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Rodney Hooks, left, and David Lee spar during a CU Taekwondo Club practice at the University of Colorado Rec Center on Monday. The club heads to Aurora for another tournament this weekend.
Mark Leffingwell
Rodney Hooks, left, and David Lee spar during a CU Taekwondo Club practice at the University of Colorado Rec Center on Monday. The club heads to Aurora for another tournament this weekend.

Don’t be alarmed if you hear a roar in the University of Colorado Boulder Recreation Center. It might just be the CU Taekwondo Club kihaping — a martial arts word for shouting — as they perform striking techniques during practice.

At first glance the group looks like the Cobra Kai team (“No pain! No defeat! No mercy!”) from the original “Karate Kid” movie. That is, until the sound of synchronized spinning kicks ripping through the air is interrupted by a contagious wave of laughter.

“It’s not about the kicks and punches,” said Cameron Carter, a member of the club who faced Olympians and internationally ranked fighters at the U.S. Open Taekwondo Championships in Las Vegas, Nev., in February. “It’s about respect and discipline, which have also helped me in school.”

After a successful tournament in Albuquerque in January — nearly all CU Taekwondo members placed top three in their colored belt divisions, and seven took first place — the team is looking to keep the momentum going, both this weekend at state qualifiers in Aurora, and in April, for the National Collegiate Taekwondo Championships in Colorado Springs.

But everyone in the club isn’t a black belt facing elite competition, like Carter.

Orestes Reyes, the newest member, admits it was a little intimidating being the new guy, but only for the first 10 minutes of the first day. It’s a great stress reliever, he said. Being a mechanical engineering major, he has a lot on his plate. Sometimes it feels like he has weight of the world on his shoulders, he said, but during practice he can let everything out.

Part of the team’s success stems from the work-hard, play-hard atmosphere, said club president David Lee. They practice five times a week, 90 minutes at a time. But Lee also credited their increased success in recent years to their coach, 7th degree black belt Andre DeOliveira, who has only been with the team a few years. The coach’s practices are efficient and accommodating to all skill levels, Lee said. He takes time to individually instruct the black belts at a fast pace, and then he switches gears to teach the newer fighters at a slower speed.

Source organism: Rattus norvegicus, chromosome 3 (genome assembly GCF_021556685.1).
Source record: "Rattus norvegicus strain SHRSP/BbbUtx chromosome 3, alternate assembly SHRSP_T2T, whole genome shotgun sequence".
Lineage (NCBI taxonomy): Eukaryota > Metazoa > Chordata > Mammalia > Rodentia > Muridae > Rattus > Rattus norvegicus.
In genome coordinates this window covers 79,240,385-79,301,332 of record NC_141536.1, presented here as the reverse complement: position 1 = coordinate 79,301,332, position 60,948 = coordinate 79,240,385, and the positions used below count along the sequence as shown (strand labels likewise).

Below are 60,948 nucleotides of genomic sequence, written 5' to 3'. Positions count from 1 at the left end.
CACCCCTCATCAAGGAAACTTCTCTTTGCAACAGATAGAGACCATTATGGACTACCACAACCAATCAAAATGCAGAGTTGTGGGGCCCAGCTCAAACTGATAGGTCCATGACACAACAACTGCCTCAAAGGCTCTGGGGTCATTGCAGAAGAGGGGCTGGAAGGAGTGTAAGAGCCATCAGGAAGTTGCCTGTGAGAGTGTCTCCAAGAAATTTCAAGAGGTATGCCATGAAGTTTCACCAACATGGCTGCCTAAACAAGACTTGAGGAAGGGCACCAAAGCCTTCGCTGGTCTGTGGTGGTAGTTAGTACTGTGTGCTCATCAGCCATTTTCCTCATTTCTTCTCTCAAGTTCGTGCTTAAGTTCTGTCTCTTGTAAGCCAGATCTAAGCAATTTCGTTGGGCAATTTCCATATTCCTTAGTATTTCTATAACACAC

But it’s not like a strict martial arts school, Lee said.

“There’s instruction, but its more of a friend/family atmosphere,” Lee said. “We’re just a bunch of friends having fun and working hard together.”

And like all club sports at CU, the Taekwondo Club relies on fundraising to pay for travel expenses. Lee says they do all sorts of jobs — from working security at the basketball games to tutoring at local middle schools.

DeOliveira said he appreciates the camaraderie.

“This is the first time I feel like they’ve really connected,” he said. “In the past it was more like come, train and go home. Now they finish class, they hang out, they talk to each other, they hug each other … it’s beautiful.”

For Lee, taekwondo helped him be more assertive.He began at age 6 and was a shy kid, but as he progressed through the ranks, taekwondo gave him a confidence that carried over to his daily life, especially when being asked to take on a leadership role. “As a black belt you have a higher responsibility to be a teacher, a role model and a leader, just inherently,” he said.

His teammates attest to this. “David’s a really good captain…when we went down to Albuquerque he set up study sessions for us,” said yellow belt teammate Nicole Wilson. When Carter traveled to Las Vegas to compete in the U.S. Open, Lee went with him to provide moral support.